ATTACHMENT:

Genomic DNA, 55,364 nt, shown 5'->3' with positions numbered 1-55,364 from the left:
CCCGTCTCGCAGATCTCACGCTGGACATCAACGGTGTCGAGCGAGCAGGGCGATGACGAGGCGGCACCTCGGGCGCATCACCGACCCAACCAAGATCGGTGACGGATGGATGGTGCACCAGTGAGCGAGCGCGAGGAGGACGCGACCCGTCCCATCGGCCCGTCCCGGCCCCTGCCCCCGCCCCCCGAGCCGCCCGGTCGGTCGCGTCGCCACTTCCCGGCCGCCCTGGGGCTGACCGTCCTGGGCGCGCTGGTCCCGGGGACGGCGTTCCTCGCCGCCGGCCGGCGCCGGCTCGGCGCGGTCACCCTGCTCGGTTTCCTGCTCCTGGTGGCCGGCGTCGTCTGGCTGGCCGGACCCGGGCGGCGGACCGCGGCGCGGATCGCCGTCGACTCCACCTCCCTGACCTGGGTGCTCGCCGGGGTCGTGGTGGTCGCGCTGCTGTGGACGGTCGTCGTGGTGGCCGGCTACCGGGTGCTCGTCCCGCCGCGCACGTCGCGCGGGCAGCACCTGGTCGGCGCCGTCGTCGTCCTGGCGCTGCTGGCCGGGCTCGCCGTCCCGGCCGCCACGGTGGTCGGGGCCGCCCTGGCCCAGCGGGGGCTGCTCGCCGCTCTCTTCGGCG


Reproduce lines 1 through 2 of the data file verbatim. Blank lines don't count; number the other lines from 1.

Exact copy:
Genomic DNA, 55,364 nt, shown 5'->3' with positions numbered 1-55,364 from the left:
CCCGTCTCGCAGATCTCACGCTGGACATCAACGGTGTCGAGCGAGCAGGGCGATGACGAGGCGGCACCTCGGGCGCATCACCGACCCAACCAAGATCGGTGACGGATGGATGGTGCACCAGTGAGCGAGCGCGAGGAGGACGCGACCCGTCCCATCGGCCCGTCCCGGCCCCTGCCCCCGCCCCCCGAGCCGCCCGGTCGGTCGCGTCGCCACTTCCCGGCCGCCCTGGGGCTGACCGTCCTGGGCGCGCTGGTCCCGGGGACGGCGTTCCTCGCCGCCGGCCGGCGCCGGCTCGGCGCGGTCACCCTGCTCGGTTTCCTGCTCCTGGTGGCCGGCGTCGTCTGGCTGGCCGGACCCGGGCGGCGGACCGCGGCGCGGATCGCCGTCGACTCCACCTCCCTGACCTGGGTGCTCGCCGGGGTCGTGGTGGTCGCGCTGCTGTGGACGGTCGTCGTGGTGGCCGGCTACCGGGTGCTCGTCCCGCCGCGCACGTCGCGCGGGCAGCACCTGGTCGGCGCCGTCGTCGTCCTGGCGCTGCTGGCCGGGCTCGCCGTCCCGGCCGCCACGGTGGTCGGGGCCGCCCTGGCCCAGCGGGGGCTGCTCGCCGCTCTCTTCGGCG